• Cover the kitchen scraps and castings with a layer of wet newspaper or cardboard.

Check your worm trough regularly, to see that the worms are eating the scraps. Don’t flush your trough with water, only make sure you keep the newspaper/cardboard covering damp.

Feeding a Worm Trough

Worms move laterally as food is always added to one side.

Worms move laterally as food is always added to one side.

  • You can feed worms just about anything you would put in a compost bin. Kitchen scraps, newspaper, plain cardboard, tea bags, coffee grounds, crushed eggshells, young weeds and hair clippings are all common waste products which worms can eat and turn into fertiliser. However, they will not eat meat, dairy, bones, onions or garlic (chuck these in the compost!). Also be careful not to add too much grass clippings or chicken manure as these can overheat a worm farm and kill worms.
  • Always add food to the end of the castings, so that the worms are encouraged to move along the length of the trough. As the bulk of the worms move along, their castings are left almost completely vacated (especially if you allow the rear to dry out).
  • Always add a bit of soil to the scraps (a handful is plenty). This inoculates the scraps with bacteria which will help break down the scraps. Soil is also an important part of a worm’s diet – they swallow a bit to help grind up and pass the food they eat. Without soil they will become sluggish.
  • Always replace a covering of wet newspaper or cardboard so that the environment remains moist. Worms are capable of distributing moisture around their environment, but without a covering they won’t go to the surface and you’ll have uneaten scraps interfering with your system.

Using Worm Castings

  • As the worms are encouraged along the length of your worm trough, they will leave their castings behind. From this end you can take castings any time.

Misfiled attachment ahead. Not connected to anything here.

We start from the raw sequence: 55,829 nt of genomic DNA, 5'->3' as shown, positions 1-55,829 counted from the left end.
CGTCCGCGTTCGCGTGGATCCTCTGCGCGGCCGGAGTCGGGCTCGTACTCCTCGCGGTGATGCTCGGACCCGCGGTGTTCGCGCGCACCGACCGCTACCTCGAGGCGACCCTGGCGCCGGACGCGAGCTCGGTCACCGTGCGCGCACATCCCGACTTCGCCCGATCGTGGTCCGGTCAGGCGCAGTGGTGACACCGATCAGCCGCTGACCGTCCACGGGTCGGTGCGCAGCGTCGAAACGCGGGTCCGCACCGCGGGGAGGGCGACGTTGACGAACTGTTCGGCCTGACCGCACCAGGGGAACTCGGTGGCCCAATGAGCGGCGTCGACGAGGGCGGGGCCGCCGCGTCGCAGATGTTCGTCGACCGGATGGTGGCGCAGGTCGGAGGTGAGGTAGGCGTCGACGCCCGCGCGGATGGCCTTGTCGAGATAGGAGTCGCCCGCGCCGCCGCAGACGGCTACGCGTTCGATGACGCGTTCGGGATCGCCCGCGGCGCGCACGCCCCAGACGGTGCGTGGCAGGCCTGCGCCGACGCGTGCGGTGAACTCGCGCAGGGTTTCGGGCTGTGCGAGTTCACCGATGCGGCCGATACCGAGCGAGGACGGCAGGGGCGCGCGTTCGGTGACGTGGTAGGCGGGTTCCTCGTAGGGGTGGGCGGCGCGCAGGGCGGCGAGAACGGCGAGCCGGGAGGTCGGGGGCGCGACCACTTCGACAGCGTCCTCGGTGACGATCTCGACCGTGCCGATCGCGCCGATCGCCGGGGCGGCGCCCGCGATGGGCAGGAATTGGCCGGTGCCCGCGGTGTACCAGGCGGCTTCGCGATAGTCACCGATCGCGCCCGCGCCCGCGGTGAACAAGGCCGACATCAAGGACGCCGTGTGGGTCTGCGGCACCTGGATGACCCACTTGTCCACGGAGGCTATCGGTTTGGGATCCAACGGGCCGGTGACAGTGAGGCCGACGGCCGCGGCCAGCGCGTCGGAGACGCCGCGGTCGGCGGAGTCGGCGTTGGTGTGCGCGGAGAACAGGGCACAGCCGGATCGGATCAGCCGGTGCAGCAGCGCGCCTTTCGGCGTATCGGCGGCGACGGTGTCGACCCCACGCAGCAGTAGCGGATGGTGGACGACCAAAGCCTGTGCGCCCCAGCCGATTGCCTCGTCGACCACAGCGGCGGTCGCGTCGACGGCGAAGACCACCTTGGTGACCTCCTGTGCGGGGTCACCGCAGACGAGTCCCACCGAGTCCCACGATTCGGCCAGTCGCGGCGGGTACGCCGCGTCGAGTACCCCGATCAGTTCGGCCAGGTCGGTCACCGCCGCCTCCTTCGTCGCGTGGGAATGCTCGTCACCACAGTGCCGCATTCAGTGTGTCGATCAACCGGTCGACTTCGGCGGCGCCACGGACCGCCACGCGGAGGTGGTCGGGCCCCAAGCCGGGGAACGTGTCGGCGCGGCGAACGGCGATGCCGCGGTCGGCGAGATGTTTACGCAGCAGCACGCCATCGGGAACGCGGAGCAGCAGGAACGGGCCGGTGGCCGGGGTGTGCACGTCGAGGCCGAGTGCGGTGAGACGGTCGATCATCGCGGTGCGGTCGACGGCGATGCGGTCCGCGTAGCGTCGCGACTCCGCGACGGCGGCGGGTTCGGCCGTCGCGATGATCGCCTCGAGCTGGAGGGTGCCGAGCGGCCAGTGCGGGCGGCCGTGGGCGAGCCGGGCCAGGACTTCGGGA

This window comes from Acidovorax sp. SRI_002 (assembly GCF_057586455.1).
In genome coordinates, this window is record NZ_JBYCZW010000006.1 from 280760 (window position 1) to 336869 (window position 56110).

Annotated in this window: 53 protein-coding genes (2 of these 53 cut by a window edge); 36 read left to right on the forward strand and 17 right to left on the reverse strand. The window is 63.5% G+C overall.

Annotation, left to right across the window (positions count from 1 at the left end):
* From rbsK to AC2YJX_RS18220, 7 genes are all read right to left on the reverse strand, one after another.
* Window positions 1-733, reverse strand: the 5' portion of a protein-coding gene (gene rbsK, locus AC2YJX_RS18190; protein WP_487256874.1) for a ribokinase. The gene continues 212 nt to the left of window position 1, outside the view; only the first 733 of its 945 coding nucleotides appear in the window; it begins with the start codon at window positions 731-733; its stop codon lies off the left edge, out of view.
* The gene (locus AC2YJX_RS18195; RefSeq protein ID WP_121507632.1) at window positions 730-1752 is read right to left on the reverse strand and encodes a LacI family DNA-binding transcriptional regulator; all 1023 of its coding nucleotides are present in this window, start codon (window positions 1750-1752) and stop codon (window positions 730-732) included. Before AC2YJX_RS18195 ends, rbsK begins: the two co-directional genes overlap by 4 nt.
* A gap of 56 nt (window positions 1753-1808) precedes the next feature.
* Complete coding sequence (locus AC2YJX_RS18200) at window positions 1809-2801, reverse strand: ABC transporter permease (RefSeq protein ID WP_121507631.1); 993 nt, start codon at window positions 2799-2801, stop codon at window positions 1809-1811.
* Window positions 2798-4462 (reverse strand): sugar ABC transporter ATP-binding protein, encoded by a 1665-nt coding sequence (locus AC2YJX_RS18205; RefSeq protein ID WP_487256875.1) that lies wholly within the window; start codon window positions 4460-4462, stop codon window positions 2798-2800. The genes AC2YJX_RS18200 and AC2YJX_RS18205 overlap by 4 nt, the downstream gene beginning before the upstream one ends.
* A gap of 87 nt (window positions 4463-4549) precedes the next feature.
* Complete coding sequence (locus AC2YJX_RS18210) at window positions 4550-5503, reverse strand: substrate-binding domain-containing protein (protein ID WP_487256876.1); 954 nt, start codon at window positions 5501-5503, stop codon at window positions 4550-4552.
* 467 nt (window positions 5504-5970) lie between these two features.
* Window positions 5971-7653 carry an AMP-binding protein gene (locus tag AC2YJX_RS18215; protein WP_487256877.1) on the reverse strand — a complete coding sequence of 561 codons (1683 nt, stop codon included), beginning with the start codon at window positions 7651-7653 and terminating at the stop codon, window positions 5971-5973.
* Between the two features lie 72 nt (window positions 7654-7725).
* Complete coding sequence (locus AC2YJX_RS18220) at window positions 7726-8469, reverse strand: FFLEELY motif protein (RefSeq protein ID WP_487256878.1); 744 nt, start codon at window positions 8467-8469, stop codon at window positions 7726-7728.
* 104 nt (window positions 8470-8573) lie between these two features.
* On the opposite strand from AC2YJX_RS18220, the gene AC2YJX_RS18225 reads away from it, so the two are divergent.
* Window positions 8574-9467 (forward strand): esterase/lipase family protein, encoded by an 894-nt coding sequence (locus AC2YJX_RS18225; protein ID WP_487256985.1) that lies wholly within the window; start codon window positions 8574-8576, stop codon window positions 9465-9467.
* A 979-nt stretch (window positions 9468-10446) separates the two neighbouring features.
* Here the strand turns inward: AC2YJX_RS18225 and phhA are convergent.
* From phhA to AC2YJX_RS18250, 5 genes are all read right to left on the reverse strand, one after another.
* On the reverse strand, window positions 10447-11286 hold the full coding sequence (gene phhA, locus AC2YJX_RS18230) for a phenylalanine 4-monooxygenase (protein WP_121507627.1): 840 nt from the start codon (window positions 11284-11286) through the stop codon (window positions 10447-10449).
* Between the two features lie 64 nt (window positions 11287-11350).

• I recommend using castings for seedling trays, as almost anything will sprout in worm castings. In your garden worm castings are an excellent boost, and you can continuously add castings to pot plants (try keeping a few worms in larger pots to mix and aerate the soil).
  • Be considerate when adding composting worms straight to your garden. Their natural environment is in the moist leaf litter under trees. On naked land they will likely die. If you want to introduce worms to a garden bed, try making a worm tower.

Integrating a Worm Trough

You can use your worm trough as part of a system of waste management. For example, you can compost all your scraps and raw materials in a compost tumbler, then feed a portion of the partially-cured compost into your worm trough (the rest can be added to a cardboard compost bin to finish breaking down). Worms will happily eat this mix, along with the cardboard you lay down as a bedding.

Also, as your worm population reaches ‘teeming’, you can begin diverting worms into a worm tower or worm stations, to populate your garden. Once your garden is teeming, you’ll have the best soil in the world!

Frequently Asked Questions

What’s the difference between a worm trough and a worm farm?

Worm farms require emptying, rotating and stacking (depending on the design), and can only support about 20,000 worms. A worm trough can be added to and taken from easily, and can support a huge amount of worms, which enables it to process a lot more material.

What other materials can I use to make a worm trough?

Look around at what you already have. You’ll be surprised what can be made out of scrap, with a bit of thought and design. Try to use second-hand materials where you can.

  • Any kind of sheet metal can replace the corrugated steel I used, but try to avoid any that has paint, or will corrode quickly.
  • Any structural rot-resistent wood can replace the treated pine I used. If you’re going to use treated pine, I recommend coating it with raw linseed oil, to waterproof and seal it. Chemicals won’t leach so readily from this treatment.